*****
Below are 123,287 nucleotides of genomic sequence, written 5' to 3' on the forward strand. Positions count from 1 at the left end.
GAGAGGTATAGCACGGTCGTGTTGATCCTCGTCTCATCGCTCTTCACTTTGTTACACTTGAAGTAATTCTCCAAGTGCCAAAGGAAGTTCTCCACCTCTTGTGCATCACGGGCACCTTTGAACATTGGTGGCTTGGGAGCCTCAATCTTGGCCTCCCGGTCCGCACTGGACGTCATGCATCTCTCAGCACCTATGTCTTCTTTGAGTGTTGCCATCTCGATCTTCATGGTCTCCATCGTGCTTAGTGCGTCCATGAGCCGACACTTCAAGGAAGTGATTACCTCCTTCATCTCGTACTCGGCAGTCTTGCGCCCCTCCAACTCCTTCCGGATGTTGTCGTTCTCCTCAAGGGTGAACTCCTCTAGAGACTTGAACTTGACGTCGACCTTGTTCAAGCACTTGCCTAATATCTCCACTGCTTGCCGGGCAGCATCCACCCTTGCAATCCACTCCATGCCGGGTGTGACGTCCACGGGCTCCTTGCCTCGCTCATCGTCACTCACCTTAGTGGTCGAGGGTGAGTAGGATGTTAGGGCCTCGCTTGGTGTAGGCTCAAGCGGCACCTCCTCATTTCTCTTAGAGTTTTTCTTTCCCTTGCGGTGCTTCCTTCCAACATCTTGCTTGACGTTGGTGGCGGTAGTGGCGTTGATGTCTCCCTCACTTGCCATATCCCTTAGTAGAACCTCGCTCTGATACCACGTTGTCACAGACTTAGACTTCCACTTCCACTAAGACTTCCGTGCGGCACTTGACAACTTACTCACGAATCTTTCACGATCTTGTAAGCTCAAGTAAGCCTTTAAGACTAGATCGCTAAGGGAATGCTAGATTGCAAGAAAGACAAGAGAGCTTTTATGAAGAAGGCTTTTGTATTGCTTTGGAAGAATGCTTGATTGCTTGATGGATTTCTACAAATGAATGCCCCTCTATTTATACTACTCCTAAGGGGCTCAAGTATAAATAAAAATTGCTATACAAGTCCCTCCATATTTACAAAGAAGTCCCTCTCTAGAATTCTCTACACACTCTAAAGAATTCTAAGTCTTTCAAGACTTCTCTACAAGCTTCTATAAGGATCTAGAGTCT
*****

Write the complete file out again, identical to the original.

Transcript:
Below are 123,287 nucleotides of genomic sequence, written 5' to 3' on the forward strand. Positions count from 1 at the left end.
GAGAGGTATAGCACGGTCGTGTTGATCCTCGTCTCATCGCTCTTCACTTTGTTACACTTGAAGTAATTCTCCAAGTGCCAAAGGAAGTTCTCCACCTCTTGTGCATCACGGGCACCTTTGAACATTGGTGGCTTGGGAGCCTCAATCTTGGCCTCCCGGTCCGCACTGGACGTCATGCATCTCTCAGCACCTATGTCTTCTTTGAGTGTTGCCATCTCGATCTTCATGGTCTCCATCGTGCTTAGTGCGTCCATGAGCCGACACTTCAAGGAAGTGATTACCTCCTTCATCTCGTACTCGGCAGTCTTGCGCCCCTCCAACTCCTTCCGGATGTTGTCGTTCTCCTCAAGGGTGAACTCCTCTAGAGACTTGAACTTGACGTCGACCTTGTTCAAGCACTTGCCTAATATCTCCACTGCTTGCCGGGCAGCATCCACCCTTGCAATCCACTCCATGCCGGGTGTGACGTCCACGGGCTCCTTGCCTCGCTCATCGTCACTCACCTTAGTGGTCGAGGGTGAGTAGGATGTTAGGGCCTCGCTTGGTGTAGGCTCAAGCGGCACCTCCTCATTTCTCTTAGAGTTTTTCTTTCCCTTGCGGTGCTTCCTTCCAACATCTTGCTTGACGTTGGTGGCGGTAGTGGCGTTGATGTCTCCCTCACTTGCCATATCCCTTAGTAGAACCTCGCTCTGATACCACGTTGTCACAGACTTAGACTTCCACTTCCACTAAGACTTCCGTGCGGCACTTGACAACTTACTCACGAATCTTTCACGATCTTGTAAGCTCAAGTAAGCCTTTAAGACTAGATCGCTAAGGGAATGCTAGATTGCAAGAAAGACAAGAGAGCTTTTATGAAGAAGGCTTTTGTATTGCTTTGGAAGAATGCTTGATTGCTTGATGGATTTCTACAAATGAATGCCCCTCTATTTATACTACTCCTAAGGGGCTCAAGTATAAATAAAAATTGCTATACAAGTCCCTCCATATTTACAAAGAAGTCCCTCTCTAGAATTCTCTACACACTCTAAAGAATTCTAAGTCTTTCAAGACTTCTCTACAAGCTTCTATAAGGATCTAGAGTCT